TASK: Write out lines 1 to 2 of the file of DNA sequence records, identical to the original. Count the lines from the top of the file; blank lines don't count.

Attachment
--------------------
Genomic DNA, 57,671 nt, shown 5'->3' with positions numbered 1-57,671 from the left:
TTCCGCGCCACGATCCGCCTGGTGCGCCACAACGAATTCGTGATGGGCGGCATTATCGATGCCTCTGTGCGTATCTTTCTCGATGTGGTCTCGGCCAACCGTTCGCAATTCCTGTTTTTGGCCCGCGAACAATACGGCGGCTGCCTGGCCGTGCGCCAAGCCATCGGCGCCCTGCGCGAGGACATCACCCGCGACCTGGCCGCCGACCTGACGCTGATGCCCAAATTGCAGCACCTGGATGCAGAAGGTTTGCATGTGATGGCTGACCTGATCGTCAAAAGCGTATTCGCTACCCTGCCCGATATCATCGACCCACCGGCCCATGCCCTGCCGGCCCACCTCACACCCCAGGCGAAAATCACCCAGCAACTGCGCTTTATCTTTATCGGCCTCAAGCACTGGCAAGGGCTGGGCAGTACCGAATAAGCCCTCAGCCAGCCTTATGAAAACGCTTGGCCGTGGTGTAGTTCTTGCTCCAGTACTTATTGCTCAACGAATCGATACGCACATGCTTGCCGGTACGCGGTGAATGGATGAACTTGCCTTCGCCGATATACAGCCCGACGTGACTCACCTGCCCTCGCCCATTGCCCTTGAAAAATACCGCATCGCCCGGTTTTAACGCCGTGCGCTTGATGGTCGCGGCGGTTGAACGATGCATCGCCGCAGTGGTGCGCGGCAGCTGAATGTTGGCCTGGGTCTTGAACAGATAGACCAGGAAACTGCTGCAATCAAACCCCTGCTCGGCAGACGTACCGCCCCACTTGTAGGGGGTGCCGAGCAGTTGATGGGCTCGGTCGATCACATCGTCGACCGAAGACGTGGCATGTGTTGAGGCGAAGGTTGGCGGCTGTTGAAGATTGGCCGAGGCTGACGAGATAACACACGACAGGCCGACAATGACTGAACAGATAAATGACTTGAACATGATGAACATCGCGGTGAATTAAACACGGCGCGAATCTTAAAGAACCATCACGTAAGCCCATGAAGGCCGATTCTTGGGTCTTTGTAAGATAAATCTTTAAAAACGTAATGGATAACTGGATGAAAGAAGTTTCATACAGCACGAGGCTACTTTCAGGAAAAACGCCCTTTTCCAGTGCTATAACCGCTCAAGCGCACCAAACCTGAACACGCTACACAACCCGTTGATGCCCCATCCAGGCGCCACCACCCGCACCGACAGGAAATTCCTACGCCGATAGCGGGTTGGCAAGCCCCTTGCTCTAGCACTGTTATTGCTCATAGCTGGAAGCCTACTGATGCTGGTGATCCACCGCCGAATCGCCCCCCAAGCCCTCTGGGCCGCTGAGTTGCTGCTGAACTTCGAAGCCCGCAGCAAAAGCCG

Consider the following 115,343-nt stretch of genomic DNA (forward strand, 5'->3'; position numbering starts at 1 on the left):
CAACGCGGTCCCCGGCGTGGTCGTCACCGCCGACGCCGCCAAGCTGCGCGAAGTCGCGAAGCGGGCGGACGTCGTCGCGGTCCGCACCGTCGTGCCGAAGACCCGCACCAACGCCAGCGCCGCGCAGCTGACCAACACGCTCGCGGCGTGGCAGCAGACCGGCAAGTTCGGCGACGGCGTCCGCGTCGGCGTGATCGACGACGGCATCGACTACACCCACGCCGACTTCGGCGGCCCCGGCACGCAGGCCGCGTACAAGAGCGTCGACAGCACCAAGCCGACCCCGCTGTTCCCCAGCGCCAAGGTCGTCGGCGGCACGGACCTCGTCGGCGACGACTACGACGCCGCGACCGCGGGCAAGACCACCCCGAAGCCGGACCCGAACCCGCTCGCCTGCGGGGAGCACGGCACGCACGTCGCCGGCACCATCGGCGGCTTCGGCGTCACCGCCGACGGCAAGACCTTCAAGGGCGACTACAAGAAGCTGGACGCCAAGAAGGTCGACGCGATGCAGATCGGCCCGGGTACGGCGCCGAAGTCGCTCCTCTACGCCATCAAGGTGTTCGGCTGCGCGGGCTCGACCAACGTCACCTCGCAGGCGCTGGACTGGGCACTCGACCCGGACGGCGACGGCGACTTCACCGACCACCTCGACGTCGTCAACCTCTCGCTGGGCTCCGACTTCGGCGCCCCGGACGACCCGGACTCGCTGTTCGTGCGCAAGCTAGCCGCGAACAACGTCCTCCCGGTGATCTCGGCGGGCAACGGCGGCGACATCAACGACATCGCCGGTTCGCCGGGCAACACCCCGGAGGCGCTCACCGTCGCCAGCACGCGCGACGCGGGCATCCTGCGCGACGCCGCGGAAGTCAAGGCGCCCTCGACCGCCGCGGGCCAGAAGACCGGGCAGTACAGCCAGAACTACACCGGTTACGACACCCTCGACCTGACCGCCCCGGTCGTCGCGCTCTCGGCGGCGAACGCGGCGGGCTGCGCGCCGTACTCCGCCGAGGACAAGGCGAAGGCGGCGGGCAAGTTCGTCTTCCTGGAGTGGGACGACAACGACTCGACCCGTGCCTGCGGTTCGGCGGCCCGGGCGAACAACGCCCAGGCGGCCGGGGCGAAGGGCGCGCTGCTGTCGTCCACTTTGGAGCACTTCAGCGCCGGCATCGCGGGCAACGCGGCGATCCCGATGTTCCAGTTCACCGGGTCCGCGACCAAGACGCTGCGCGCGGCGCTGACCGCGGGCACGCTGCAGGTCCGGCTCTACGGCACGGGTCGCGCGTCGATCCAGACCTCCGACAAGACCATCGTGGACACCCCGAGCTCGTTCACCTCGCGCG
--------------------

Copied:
Genomic DNA, 57,671 nt, shown 5'->3' with positions numbered 1-57,671 from the left:
TTCCGCGCCACGATCCGCCTGGTGCGCCACAACGAATTCGTGATGGGCGGCATTATCGATGCCTCTGTGCGTATCTTTCTCGATGTGGTCTCGGCCAACCGTTCGCAATTCCTGTTTTTGGCCCGCGAACAATACGGCGGCTGCCTGGCCGTGCGCCAAGCCATCGGCGCCCTGCGCGAGGACATCACCCGCGACCTGGCCGCCGACCTGACGCTGATGCCCAAATTGCAGCACCTGGATGCAGAAGGTTTGCATGTGATGGCTGACCTGATCGTCAAAAGCGTATTCGCTACCCTGCCCGATATCATCGACCCACCGGCCCATGCCCTGCCGGCCCACCTCACACCCCAGGCGAAAATCACCCAGCAACTGCGCTTTATCTTTATCGGCCTCAAGCACTGGCAAGGGCTGGGCAGTACCGAATAAGCCCTCAGCCAGCCTTATGAAAACGCTTGGCCGTGGTGTAGTTCTTGCTCCAGTACTTATTGCTCAACGAATCGATACGCACATGCTTGCCGGTACGCGGTGAATGGATGAACTTGCCTTCGCCGATATACAGCCCGACGTGACTCACCTGCCCTCGCCCATTGCCCTTGAAAAATACCGCATCGCCCGGTTTTAACGCCGTGCGCTTGATGGTCGCGGCGGTTGAACGATGCATCGCCGCAGTGGTGCGCGGCAGCTGAATGTTGGCCTGGGTCTTGAACAGATAGACCAGGAAACTGCTGCAATCAAACCCCTGCTCGGCAGACGTACCGCCCCACTTGTAGGGGGTGCCGAGCAGTTGATGGGCTCGGTCGATCACATCGTCGACCGAAGACGTGGCATGTGTTGAGGCGAAGGTTGGCGGCTGTTGAAGATTGGCCGAGGCTGACGAGATAACACACGACAGGCCGACAATGACTGAACAGATAAATGACTTGAACATGATGAACATCGCGGTGAATTAAACACGGCGCGAATCTTAAAGAACCATCACGTAAGCCCATGAAGGCCGATTCTTGGGTCTTTGTAAGATAAATCTTTAAAAACGTAATGGATAACTGGATGAAAGAAGTTTCATACAGCACGAGGCTACTTTCAGGAAAAACGCCCTTTTCCAGTGCTATAACCGCTCAAGCGCACCAAACCTGAACACGCTACACAACCCGTTGATGCCCCATCCAGGCGCCACCACCCGCACCGACAGGAAATTCCTACGCCGATAGCGGGTTGGCAAGCCCCTTGCTCTAGCACTGTTATTGCTCATAGCTGGAAGCCTACTGATGCTGGTGATCCACCGCCGAATCGCCCCCCAAGCCCTCTGGGCCGCTGAGTTGCTGCTGAACTTCGAAGCCCGCAGCAAAAGCCG